“Infamy, infamy, they’ve all got it in for me”. Things are usually pretty quiet in the Bailiwick of Guernsey, a 65 km² island and British Crown Dependency situated in the English Channel off the coast of Normandy, France. The population at the 2021 Census was 63,590. Cows are milked, potatoes are grown, tourists come and go while banks and financial institutions thrive. Guernsey is one of the Crown Dependencies that were annexed from the Duchy of Normandy under the terms of the Treaty of Le Goulet in 1204. Recently however, the even tenor of bucolic life on Guernsey has been disturbed by a telecoms scandal that has resulted in the Guernsey Competition and Regulatory Authority (GCRA) fining the operators Sure and JT the sums of £2,962,632 and £439,608, respectively, for “commercial collusion” and the infringement of competition law. Twenty years ago, the international division of Cable & Wireless bought Guernsey Telecoms from the States of Guernsey and, in 2007, rebranded it as Sure. Sure owns all physical broadband lines in Guernsey, while JT Group (previously Jersey Telecom, the erstwhile monopoly operator in the Bailiwick of Jersey) gets its services via wholesale agreements. For several months now, Sure has been deploying fibre-optic broadband infrastructure across Guernsey and says it plans to complete the rollout by the end of 2026. The GCRA investigation related to the period between August 2018 and November 2019 when, the regulator says, “JT and Sure privately developed a joint plan, without disclosing it to the Authority or the States, that would mutually benefit each in their home markets”. The collusion relates to the removal of JT’s network infrastructure from Guernsey with the quid pro quo being that Sure would remove its infrastructure from Jersey. All very neat and tidy. The GCRA also alleges the two telcos repeatedly swapped information about their commercial strategies relating to the deployment of 5G, “at a slower pace than thought by the States.” They also allegedly decided on a common line to take – that they were working to “achieve the objective… in line with, or ahead of, the UK” when, in fact, they were doing nothing of the sort. The meat of the regulator’s complaint is that Sure and JT publicly went through the motions of complying with competition law while agreeing privately between themselves “not to do so”. The regulator also charges that Sure hid evidence, provided “contradictory and misleading accounts”, and provided “materially untruthful answers” to the GCRA from the beginning to the end of its investigation. In response to the decision and the fine, a Sure spokesperson said the investigation was “completely flawed from the outset”, and the telco will appeal through the Royal Court. The group CEO of Sure, Alistair Beak commented, “We are steadfast in our belief that we have done nothing wrong; at all times Sure has acted in accordance with the spirit and letter of the law.” He added, “Yet again, with this latest penalty process, we find ourselves facing a regulator which seems determined to find against us, in the face of clear and compelling evidence that there has been no wrongdoing. We will also continue to stand by the members of the Sure team who have acted with integrity and professionalism throughout this process, despite the spurious claims made against them by the GCRA, which are equally fundamentally wrong.”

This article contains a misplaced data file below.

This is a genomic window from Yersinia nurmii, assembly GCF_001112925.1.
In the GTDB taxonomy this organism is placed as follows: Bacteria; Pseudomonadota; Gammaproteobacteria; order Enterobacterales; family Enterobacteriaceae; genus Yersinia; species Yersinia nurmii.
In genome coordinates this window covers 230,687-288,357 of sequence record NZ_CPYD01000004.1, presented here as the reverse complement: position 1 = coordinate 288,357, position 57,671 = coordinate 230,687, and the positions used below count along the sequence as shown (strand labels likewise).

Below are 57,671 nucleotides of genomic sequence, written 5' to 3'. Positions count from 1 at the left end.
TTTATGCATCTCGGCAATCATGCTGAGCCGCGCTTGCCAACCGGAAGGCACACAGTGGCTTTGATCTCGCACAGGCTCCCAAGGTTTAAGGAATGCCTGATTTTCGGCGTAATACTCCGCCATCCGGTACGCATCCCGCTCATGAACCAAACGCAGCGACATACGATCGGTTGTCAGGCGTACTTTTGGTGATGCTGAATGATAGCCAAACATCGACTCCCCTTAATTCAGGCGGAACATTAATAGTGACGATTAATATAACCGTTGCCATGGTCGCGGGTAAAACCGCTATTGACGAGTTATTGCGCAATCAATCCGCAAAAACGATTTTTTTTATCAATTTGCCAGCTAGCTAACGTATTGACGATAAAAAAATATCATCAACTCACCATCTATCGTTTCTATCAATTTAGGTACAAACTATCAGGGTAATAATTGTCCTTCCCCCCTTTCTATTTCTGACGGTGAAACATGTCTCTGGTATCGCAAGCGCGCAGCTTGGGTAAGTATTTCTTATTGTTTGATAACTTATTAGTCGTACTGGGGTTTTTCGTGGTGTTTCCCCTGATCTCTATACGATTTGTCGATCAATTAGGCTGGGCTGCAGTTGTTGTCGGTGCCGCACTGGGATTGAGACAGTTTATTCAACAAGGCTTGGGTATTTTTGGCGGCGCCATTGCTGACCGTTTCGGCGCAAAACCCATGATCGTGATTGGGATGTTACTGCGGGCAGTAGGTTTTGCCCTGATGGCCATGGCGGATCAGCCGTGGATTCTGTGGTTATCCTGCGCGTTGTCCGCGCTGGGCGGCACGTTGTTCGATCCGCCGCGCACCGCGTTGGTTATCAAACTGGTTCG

I spy with my little eye... The UK government has stepped in to prevent the University of Manchester licensing state-of-the-art vision-sensing technology from Chinese firm Beijing Infinite Vision Technology Company Ltd, which describes itself as a semiconductor company. The UK business secretary, Kwasi Kwarteng, invoked the provisions of Britain’s new National Security and Investment Act to deny the issuance of a licence. Manchester University had signed an agreement with the Chinese company to develop, test and verify, manufacture, use and sell licensed products incorporating its "Scamp-5"and "Scamp-7" vision sensors. The University of Manchester Innovation Factory describes Scamp as a low-power, high-speed machine vision device using cutting image sensors to execute a variety of vision algorithms. They do not provide raw images but perform their own computations to enable "new embedded-vision applications in areas such as robotics, VR, automotive, toys [and] surveillance”. Meanwhile, the UK government is very concerned that the technology would be used by the Chinese for military purposes, mainly in missiles and drones. In a statement, Manchester University wrote, “We will, of course, abide by the decision that has been made.” It pointed out that the university has robust and thorough internal processes in place to ensure that proposed international agreements do not impinge on national security matters and, on examining the proposed deal with Beijing Infinite Vision Technology Company Ltd in detail, referred the agreement to the UK government, which quickly killed it off.
- The staff, TelecomTV